"In the positive scenario, a vaccine or drugs that can treat the disease effectively will be found. If either of these two things happens, the return to activity will be very rapid." Before the outbreak of the epidemic, Melnick says, the world, and certainly the Israeli economy, was not in a crisis. "We were in a slowdown, but the world was more or less growing. Unemployment was low, and we had more or less overcome the 2008-2009 crisis. The factories that have been closed down now were not closed because of a crisis, but because people didn't go to work. As soon as people go back to work, the economy will emerge very quickly from the problem."
Meanwhile, however, there are hundreds of thousands of unemployed, and companies are going bankrupt. It will be hard to renew activity.
"This is really where government policy comes into play. Up until now, the economists' mantra was a "balanced budget." The balanced budget did quite well for us. We had quite a few achievements, especially in Israel. Today, however, the government has to take the mantra of (former European Central Bank President) Mario Draghi, who said that he would do 'everything necessary' to put the economy back into action. The deficit isn't what's important now. In Israel, we have more degrees of freedom than the rest of the world, because we're entering this period with a relatively low ratio of debt to GDP. The government has to inject demand, inject money, and even money directly for households, so that unemployment doesn't affected private consumption."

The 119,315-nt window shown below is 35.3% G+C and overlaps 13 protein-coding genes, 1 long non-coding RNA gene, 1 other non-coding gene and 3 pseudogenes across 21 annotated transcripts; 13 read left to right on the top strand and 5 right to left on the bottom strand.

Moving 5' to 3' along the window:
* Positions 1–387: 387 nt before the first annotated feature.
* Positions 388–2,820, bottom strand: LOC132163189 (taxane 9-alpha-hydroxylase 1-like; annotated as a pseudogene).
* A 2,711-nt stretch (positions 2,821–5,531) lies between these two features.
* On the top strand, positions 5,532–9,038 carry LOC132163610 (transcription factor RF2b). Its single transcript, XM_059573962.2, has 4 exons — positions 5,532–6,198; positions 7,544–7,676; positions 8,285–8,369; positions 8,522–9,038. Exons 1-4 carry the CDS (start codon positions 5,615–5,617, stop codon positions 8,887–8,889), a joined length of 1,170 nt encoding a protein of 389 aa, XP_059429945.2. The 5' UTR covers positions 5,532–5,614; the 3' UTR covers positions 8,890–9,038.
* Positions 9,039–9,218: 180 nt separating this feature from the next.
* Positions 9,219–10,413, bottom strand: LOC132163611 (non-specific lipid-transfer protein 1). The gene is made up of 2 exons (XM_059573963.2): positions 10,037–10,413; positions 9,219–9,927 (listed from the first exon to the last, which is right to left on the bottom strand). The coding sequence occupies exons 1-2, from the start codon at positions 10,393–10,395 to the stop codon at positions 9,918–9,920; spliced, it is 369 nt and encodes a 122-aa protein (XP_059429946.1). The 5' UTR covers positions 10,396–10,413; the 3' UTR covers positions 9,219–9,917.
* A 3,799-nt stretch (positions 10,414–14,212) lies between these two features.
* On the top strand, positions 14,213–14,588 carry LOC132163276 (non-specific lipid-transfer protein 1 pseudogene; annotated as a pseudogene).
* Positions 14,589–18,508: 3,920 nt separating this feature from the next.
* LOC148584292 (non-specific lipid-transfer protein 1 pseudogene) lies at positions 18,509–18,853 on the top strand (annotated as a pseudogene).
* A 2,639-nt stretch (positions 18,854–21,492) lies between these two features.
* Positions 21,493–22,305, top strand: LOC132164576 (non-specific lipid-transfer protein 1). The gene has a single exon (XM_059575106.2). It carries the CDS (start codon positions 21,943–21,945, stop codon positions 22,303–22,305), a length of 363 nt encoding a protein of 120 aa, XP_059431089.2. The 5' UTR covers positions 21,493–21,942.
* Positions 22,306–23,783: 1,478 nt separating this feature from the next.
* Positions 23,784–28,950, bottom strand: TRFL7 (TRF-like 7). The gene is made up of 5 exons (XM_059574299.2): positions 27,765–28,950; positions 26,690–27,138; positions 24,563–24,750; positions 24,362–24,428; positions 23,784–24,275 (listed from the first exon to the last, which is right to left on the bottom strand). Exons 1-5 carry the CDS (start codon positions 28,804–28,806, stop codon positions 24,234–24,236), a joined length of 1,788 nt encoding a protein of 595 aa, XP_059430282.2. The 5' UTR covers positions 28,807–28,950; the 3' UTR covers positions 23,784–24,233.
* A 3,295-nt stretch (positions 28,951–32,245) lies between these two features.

A financial crisis must be prevented
What is the scale of the recession that you foresee?
"There is no doubt that there will be a real decline in economies' output, including in Israel. There is no doubt that there will be a very significant rise in the unemployment rates. Fortunately, the world is entering this situation with relatively low inflation, so the starting point is all right. But unemployment rates will rise - I don't want to make estimates, but it will definitely be over 10%. In the 2008-2009 crisis, global unemployment rates exceeded 10%, but not in Israel. This time, it will also happen here."